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December 19, 2011

Why I Lie To My Kids About Santa

Santa-claus-rankin-bass"Dad, do you believe in Santa?" They're both old enough to ask this now, past that age where they just assume everything, and start to question the things we tell them. The Age Of Why. 

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If you didn't think about the reason for it, the sight was impressive: a police helicopter, hovering in the canyon behind my house, rotor blades whirring below rooftop level, just hanging there. It would move a few yards every few minutes. They were looking for someone, and the initial thought was that this was a rescue mission - maybe someone had wandered off the trail and tripped over a hidden rock and sprained an ankle, or perhaps one of the neighborhood kids had gone on a bike ride and had taken a tumble. But no. Below, the police cars sat in the small trailhead parking lot, a few officers milling about. There were no lights, no sirens, no real sense of urgency. Later, I'd see the news: a woman who lived in the townhouses just down the street had gone missing on Thanksgiving morning. Foul play was suspected, and later confirmed: Kathleen Cary Scharbarth had been murdered by her ex-boyfriend, in her home, which is a five minute walk from ours. Lucas had seen the helicopter as well. He asked why it was flying around our house. I told him that sometimes the police practice looking for people who may have gotten lost.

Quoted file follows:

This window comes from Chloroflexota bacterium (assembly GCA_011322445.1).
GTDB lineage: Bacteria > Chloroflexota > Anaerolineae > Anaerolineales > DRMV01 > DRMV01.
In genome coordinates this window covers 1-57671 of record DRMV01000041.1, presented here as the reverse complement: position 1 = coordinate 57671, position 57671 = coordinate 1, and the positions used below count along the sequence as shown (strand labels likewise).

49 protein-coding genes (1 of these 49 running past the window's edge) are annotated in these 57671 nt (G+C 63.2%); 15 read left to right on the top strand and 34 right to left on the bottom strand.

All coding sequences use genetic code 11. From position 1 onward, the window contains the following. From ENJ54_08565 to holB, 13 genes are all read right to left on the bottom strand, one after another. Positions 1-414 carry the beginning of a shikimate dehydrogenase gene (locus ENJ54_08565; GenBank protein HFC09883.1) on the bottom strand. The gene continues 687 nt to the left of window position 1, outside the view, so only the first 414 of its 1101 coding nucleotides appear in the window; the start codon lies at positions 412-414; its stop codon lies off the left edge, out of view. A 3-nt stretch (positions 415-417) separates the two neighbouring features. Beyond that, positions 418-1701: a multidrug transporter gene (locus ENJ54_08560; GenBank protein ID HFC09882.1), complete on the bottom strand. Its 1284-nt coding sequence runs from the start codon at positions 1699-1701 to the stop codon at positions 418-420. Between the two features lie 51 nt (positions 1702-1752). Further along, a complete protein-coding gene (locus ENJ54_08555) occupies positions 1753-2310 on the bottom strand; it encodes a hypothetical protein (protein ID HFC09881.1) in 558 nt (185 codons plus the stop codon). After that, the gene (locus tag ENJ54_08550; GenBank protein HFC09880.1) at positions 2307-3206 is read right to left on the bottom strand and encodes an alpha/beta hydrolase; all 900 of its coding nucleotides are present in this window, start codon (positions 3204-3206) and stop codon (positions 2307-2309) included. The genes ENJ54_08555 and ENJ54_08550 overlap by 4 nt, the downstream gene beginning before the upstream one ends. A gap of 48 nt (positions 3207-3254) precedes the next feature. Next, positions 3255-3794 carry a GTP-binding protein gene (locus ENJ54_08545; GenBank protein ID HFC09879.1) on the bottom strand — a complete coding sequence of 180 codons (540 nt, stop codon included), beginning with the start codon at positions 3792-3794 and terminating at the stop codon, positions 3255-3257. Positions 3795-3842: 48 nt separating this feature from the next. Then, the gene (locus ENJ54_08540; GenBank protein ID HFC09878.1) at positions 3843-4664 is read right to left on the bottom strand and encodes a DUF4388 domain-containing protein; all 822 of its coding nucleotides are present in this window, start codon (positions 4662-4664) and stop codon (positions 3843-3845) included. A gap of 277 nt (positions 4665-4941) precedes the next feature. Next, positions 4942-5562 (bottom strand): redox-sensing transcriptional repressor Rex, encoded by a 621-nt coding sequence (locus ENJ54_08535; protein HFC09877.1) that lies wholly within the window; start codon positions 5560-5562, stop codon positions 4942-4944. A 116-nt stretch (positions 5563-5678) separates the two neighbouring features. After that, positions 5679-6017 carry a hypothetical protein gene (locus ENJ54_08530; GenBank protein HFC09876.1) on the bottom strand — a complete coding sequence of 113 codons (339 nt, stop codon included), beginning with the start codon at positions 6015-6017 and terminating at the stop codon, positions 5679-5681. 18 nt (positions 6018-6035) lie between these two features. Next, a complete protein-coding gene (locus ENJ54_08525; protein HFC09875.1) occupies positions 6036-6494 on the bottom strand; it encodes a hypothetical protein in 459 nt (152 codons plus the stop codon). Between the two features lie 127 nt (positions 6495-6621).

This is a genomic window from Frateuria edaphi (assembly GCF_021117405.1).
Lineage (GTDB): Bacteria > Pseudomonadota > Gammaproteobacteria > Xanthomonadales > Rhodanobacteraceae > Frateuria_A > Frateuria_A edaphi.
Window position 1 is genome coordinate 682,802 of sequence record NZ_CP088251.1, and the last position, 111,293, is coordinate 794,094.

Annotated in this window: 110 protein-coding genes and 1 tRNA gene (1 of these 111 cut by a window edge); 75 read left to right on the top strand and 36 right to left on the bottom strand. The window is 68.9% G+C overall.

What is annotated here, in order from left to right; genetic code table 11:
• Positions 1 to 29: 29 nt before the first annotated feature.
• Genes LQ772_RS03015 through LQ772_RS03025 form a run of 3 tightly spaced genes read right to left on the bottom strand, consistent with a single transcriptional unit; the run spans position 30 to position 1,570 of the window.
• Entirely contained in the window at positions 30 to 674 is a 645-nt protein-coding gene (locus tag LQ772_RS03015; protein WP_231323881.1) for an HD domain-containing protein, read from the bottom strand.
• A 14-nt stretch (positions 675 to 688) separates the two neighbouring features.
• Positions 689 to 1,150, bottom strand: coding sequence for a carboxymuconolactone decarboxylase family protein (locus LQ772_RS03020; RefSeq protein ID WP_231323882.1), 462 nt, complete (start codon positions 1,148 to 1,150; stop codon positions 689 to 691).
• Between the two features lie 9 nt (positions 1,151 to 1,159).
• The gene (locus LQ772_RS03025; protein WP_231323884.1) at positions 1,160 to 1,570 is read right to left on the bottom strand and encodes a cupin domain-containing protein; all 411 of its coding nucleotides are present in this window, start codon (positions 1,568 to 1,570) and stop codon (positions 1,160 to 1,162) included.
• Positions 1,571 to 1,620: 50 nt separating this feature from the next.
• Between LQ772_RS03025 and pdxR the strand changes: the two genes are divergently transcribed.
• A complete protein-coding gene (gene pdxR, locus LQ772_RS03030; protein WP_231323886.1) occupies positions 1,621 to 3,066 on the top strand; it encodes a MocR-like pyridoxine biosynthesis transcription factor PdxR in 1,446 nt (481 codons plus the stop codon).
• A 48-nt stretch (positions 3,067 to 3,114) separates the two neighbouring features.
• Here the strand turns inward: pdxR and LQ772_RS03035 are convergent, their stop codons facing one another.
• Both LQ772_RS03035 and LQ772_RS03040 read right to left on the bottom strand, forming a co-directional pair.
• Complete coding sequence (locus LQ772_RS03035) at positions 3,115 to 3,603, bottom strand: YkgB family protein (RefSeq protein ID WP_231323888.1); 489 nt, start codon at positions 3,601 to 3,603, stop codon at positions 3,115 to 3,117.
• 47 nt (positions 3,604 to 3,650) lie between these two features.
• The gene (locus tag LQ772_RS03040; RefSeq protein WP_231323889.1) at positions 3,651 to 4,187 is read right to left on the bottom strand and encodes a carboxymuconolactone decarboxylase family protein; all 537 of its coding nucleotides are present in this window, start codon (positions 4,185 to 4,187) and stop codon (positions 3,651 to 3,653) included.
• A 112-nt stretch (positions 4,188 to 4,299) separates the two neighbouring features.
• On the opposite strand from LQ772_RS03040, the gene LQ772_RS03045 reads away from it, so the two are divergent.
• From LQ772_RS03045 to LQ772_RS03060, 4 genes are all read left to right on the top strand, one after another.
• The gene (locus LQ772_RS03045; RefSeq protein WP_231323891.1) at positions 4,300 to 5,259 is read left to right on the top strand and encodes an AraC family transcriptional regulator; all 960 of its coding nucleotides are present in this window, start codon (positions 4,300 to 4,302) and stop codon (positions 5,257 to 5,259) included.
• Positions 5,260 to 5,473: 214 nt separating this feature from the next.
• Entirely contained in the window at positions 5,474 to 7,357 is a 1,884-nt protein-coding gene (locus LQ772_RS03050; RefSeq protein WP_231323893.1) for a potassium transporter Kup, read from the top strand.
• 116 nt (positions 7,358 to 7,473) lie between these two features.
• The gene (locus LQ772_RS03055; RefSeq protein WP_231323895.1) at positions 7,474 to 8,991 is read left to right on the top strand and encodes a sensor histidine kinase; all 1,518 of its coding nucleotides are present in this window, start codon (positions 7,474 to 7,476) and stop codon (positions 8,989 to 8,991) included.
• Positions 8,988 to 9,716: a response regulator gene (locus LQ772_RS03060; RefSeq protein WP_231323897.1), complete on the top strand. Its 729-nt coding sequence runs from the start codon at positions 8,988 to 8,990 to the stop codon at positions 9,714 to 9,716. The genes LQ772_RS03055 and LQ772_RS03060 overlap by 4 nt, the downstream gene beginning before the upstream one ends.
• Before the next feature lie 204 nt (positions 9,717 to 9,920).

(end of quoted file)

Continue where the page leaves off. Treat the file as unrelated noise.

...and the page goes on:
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I came across this comment, in a blog post about telling your kids the truth about Santa:

Screen shot 2011-12-19 at 9.53.29 AM

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"We had a lockdown drill today." "Oh, yeah?" "Yeah. It was pretty exciting." Last October, I was working in the home office when the Tweets started rolling in, the words "gunman" and "shooting" and "Carlsbad elementary school" leaping off the screen. A man had calmly driven up to the campus of Kelly Elementary School with a .357 Magnum and a can of propane; he opened fire on the kids, and hit two of them before being wrestled to the ground by some construction workers. The gun, you see, wasn't enough; he was going to use that propane to blow up as much of the school as he could. It occured to me, much later, that Lucas and I might have heard the explosion from our desks. It also occured to me that he's a much older seven year old than I ever was. "Well", I said, "those lockdown drills are important." 

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"Dad, do you believe in Santa?" I didn't hesitate. 

"Sure. Why not?"



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